Publications by authors named "Scott A Aalbers"

5 Publications

  • Page 1 of 1

Thermal effects on red muscle contractile performance in deep-diving, large-bodied fishes.

Fish Physiol Biochem 2020 Oct 25;46(5):1833-1845. Epub 2020 Jun 25.

University of Massachusetts Dartmouth, Dartmouth, MA, USA.

Bigeye thresher sharks (Alopias superciliosus) and swordfish (Xiphias gladius) are large, pelagic fishes, which make long-duration, diurnal foraging dives from warm, surface waters (18-24 °C) to cold waters beneath the thermocline (5-10 °C). In bigeye thresher sharks, the subcutaneous position of the red, aerobic swimming muscles (RM) suggests that RM temperature mirrors ambient during dives (i.e., ectothermy). In swordfish, the RM is closer to the vertebrae and its associated with vascular counter-current heat exchangers that maintain RM temperature above ambient (i.e., RM endothermy). Here, we sought to determine how exposure to a wide range of ambient temperatures (8, 16, 24 °C) impacted peak power output and optimum cycle (i.e., tailbeat) frequency (0.25, 0.5, 1 Hz) in RM isolated from both species. Bigeye thresher shark RM did not produce substantial power at high cycle frequencies, even at high temperatures; but it did produce relatively high power at slow cycle frequencies regardless of temperature. Swordfish RM produced more power when operating at a combination of fast cycle frequencies and higher temperatures. This suggests that swordfish RM benefits considerably more from warming than bigeye thresher shark RM, while the RM of both species was able to produce power at cold temperatures and slow cycle frequencies. Despite different thermal strategies (i.e., ectothermy vs. RM endothermy), the ability of the RM to power sustained swimming during foraging-related search behaviors may contribute to the unique ability of these fishes to successfully exploit food resources in deep, cold water.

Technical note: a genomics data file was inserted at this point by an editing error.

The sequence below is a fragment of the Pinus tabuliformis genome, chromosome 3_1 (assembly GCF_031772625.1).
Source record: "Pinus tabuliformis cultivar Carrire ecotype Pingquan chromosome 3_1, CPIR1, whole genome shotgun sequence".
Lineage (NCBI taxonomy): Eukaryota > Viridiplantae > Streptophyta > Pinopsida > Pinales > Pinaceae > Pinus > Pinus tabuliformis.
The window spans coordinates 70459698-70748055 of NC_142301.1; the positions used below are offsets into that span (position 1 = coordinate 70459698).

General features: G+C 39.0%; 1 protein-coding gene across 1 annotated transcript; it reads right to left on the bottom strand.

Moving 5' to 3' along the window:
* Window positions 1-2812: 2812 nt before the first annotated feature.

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http://dx.doi.org/10.1007/s10695-020-00831-7DOI Listing
October 2020

Structural adaptations for ram ventilation: gill fusions in scombrids and billfishes.

J Morphol 2013 Jan 29;274(1):108-20. Epub 2012 Sep 29.

Center for Marine Biotechnology and Biomedicine, Marine Biology Research Division, Scripps Institution of Oceanography, University of California San Diego, La Jolla, CA 92093, USA.

For ram-gill ventilators such as tunas and mackerels (family Scombridae) and billfishes (families Istiophoridae, Xiphiidae), fusions binding the gill lamellae and filaments prevent gill deformation by a fast and continuous ventilatory stream. This study examines the gills from 28 scombrid and seven billfish species in order to determine how factors such as body size, swimming speed, and the degree of dependence upon ram ventilation influence the site of occurrence and type of fusions. In the family Scombridae there is a progressive increase in the reliance on ram ventilation that correlates with the elaboration of gill fusions. This ranges from mackerels (tribe Scombrini), which only utilize ram ventilation at fast cruising speeds and lack gill fusions, to tunas (tribe Thunnini) of the genus Thunnus, which are obligate ram ventilators and have two distinct fusion types (one binding the gill lamellae and a second connecting the gill filaments). The billfishes appear to have independently evolved gill fusions that rival those of tunas in terms of structural complexity. Examination of a wide range of body sizes for some scombrids and billfishes shows that gill fusions begin to develop at lengths as small as 2.0 cm fork length. In addition to securing the spatial configuration of the gill sieve, gill fusions also appear to increase branchial resistance to slow the high-speed current produced by ram ventilation to distribute flow evenly and optimally to the respiratory exchange surfaces.